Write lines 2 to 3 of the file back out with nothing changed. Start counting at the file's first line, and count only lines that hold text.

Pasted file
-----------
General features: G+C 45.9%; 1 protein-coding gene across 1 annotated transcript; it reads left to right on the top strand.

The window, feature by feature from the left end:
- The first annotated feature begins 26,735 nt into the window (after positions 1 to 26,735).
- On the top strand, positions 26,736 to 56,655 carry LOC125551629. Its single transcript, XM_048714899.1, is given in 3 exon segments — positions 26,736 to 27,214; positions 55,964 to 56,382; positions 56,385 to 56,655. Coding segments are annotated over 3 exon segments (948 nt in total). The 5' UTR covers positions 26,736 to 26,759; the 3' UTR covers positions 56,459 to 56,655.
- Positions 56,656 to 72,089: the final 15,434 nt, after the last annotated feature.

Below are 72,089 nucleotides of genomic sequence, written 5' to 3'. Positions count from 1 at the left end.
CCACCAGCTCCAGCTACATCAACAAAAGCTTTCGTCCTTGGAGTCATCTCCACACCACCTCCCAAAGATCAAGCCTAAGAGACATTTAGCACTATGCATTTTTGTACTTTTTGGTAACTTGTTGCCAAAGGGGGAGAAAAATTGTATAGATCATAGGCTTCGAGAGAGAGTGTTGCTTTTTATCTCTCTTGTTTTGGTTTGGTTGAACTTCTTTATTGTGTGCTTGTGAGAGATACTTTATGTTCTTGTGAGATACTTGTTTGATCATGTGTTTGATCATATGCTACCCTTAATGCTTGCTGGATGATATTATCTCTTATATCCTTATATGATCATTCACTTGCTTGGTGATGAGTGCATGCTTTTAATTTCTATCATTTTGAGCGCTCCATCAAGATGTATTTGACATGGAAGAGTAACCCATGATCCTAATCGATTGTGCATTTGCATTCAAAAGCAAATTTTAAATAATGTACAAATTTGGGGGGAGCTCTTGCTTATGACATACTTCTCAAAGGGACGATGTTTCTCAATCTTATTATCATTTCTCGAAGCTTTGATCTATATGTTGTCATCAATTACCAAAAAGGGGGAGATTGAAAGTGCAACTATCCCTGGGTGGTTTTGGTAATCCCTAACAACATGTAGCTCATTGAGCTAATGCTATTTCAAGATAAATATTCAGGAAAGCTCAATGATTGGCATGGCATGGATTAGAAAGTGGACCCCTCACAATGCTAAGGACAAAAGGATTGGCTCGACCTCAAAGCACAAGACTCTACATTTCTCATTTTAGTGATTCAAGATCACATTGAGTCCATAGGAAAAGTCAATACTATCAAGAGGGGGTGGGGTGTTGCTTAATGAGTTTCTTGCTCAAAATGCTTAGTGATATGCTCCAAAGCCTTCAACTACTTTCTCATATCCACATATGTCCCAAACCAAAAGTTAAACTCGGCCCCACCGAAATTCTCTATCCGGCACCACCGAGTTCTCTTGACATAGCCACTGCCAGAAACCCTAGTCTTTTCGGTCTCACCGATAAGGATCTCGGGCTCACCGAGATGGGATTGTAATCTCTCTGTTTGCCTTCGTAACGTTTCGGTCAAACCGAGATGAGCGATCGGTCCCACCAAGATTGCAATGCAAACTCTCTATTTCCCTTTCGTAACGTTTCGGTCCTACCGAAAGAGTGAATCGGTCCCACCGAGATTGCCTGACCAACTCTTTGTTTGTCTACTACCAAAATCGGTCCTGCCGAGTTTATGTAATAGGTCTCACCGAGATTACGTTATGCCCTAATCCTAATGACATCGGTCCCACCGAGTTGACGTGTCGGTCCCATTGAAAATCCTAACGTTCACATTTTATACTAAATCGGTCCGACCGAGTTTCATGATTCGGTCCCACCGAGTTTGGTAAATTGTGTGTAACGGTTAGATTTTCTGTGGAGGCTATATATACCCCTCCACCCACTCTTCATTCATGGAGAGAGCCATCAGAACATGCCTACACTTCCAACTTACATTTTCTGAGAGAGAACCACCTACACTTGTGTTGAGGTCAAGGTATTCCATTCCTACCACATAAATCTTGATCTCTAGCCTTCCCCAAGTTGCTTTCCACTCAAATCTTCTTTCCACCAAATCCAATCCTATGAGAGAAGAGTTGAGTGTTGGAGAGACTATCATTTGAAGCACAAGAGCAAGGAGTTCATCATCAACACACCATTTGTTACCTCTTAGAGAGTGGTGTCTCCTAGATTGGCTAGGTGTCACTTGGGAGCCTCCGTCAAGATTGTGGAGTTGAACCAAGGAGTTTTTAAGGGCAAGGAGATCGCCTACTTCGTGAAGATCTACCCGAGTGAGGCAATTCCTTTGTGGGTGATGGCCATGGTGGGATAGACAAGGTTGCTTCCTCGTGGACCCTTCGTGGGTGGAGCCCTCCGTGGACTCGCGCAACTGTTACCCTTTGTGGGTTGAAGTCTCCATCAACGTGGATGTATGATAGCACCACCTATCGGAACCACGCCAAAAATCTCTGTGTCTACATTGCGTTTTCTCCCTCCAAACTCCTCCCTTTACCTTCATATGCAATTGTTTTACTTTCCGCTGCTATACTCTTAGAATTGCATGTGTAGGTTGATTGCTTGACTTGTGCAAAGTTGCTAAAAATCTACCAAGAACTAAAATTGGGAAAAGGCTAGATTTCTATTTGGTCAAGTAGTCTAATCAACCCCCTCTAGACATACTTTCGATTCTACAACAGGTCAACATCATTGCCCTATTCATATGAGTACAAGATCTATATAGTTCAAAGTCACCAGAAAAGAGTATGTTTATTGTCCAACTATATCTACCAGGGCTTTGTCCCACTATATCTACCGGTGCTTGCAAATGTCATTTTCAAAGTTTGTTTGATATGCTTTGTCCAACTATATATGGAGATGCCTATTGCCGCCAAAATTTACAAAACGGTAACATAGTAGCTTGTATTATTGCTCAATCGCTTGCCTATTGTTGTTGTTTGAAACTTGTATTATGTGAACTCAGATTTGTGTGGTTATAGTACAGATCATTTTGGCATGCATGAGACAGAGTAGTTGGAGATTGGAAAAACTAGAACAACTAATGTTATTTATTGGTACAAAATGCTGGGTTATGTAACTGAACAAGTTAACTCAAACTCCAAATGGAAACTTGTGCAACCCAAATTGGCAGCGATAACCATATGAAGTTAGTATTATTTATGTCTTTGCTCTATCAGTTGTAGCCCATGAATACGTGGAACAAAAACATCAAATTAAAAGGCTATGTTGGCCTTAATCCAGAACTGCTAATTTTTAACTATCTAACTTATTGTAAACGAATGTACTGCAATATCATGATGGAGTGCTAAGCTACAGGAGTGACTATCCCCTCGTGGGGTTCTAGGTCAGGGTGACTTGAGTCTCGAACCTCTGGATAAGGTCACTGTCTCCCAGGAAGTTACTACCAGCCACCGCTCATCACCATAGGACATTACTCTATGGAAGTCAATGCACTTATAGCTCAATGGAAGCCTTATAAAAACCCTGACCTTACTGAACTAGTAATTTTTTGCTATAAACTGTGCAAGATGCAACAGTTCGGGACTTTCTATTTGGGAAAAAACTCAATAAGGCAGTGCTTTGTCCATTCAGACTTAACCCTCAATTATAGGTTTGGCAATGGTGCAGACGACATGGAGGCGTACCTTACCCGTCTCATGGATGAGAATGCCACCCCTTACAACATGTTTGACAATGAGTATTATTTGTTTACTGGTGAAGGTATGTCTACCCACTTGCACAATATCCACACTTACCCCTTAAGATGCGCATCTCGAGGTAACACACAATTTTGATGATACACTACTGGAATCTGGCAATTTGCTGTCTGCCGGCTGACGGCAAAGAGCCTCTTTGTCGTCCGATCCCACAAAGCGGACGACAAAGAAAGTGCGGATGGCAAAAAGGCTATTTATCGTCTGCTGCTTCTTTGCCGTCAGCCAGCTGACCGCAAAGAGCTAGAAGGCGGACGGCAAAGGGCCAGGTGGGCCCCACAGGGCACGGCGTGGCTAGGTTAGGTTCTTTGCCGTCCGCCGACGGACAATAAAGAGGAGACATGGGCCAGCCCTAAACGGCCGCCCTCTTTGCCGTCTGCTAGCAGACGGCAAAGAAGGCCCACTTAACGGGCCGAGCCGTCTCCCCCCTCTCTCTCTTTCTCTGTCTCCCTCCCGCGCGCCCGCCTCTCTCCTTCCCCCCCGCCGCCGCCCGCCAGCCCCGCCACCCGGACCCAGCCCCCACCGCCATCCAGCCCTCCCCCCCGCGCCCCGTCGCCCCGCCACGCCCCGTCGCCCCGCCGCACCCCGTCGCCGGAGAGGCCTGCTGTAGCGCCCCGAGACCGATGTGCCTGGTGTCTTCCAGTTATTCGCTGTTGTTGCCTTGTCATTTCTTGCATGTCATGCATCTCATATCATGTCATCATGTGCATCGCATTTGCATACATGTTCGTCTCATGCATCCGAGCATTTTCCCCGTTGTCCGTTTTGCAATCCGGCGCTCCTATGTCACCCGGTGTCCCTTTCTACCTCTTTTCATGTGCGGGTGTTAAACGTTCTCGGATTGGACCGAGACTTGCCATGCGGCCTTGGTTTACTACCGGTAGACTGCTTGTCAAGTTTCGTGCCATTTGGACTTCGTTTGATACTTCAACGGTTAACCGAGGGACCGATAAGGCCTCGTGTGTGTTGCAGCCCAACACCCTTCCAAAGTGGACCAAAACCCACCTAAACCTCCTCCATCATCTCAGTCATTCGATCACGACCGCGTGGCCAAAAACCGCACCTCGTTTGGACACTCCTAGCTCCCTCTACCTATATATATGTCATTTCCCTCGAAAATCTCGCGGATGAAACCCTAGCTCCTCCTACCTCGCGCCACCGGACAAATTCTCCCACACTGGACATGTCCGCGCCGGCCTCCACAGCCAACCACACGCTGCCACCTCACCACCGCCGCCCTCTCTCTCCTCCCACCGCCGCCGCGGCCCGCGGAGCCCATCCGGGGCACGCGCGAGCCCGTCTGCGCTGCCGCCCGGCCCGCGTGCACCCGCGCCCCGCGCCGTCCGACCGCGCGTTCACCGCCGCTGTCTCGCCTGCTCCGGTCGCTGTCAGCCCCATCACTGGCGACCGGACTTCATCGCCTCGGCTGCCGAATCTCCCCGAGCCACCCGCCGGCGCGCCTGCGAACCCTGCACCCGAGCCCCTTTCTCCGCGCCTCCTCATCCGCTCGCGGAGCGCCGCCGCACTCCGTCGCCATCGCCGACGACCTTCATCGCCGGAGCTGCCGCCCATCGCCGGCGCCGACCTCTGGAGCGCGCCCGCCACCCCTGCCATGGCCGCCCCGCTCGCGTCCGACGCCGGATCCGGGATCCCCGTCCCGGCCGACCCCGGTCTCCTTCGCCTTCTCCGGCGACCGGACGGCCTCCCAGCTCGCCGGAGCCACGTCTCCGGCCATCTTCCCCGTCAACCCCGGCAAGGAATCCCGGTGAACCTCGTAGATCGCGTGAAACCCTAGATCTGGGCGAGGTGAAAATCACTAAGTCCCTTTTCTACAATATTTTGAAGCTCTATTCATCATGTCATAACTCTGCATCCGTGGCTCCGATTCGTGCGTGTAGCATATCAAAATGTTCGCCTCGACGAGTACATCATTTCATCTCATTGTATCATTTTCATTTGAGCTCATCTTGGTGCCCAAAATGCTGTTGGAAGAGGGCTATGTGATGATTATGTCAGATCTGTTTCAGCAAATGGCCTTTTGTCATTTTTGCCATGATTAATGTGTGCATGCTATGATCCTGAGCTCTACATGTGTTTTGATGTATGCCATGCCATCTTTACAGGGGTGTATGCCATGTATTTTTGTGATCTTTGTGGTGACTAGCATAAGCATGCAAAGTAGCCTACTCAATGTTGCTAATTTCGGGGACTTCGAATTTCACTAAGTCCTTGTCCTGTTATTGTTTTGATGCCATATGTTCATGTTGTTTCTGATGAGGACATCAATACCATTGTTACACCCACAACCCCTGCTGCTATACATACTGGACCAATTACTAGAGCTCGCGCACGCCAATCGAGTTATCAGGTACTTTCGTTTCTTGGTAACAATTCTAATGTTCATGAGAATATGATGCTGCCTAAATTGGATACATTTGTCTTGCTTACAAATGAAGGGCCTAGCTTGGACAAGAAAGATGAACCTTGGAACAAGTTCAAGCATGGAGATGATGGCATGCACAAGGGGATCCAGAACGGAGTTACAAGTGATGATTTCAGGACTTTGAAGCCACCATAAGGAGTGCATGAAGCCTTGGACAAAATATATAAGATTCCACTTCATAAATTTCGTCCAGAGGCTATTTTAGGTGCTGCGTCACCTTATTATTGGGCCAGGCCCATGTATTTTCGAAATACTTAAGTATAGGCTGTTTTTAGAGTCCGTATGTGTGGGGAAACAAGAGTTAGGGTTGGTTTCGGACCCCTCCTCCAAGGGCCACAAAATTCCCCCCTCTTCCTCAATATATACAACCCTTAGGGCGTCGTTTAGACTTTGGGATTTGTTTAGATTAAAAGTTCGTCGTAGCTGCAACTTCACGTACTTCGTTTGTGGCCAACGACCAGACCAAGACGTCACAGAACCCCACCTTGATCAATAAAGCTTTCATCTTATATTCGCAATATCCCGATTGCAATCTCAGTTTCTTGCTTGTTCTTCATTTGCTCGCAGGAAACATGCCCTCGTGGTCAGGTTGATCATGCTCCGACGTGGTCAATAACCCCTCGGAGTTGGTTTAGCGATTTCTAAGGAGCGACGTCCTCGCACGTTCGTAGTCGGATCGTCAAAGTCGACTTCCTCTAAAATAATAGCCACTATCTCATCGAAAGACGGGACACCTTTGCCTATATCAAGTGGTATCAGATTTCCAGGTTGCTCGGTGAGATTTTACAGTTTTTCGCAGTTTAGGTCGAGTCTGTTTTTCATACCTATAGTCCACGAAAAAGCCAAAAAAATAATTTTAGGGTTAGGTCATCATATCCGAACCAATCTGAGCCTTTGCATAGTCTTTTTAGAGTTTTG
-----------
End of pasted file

The window, feature by feature from the left end:
- The first annotated feature begins 26,735 nt into the window (after positions 1 to 26,735).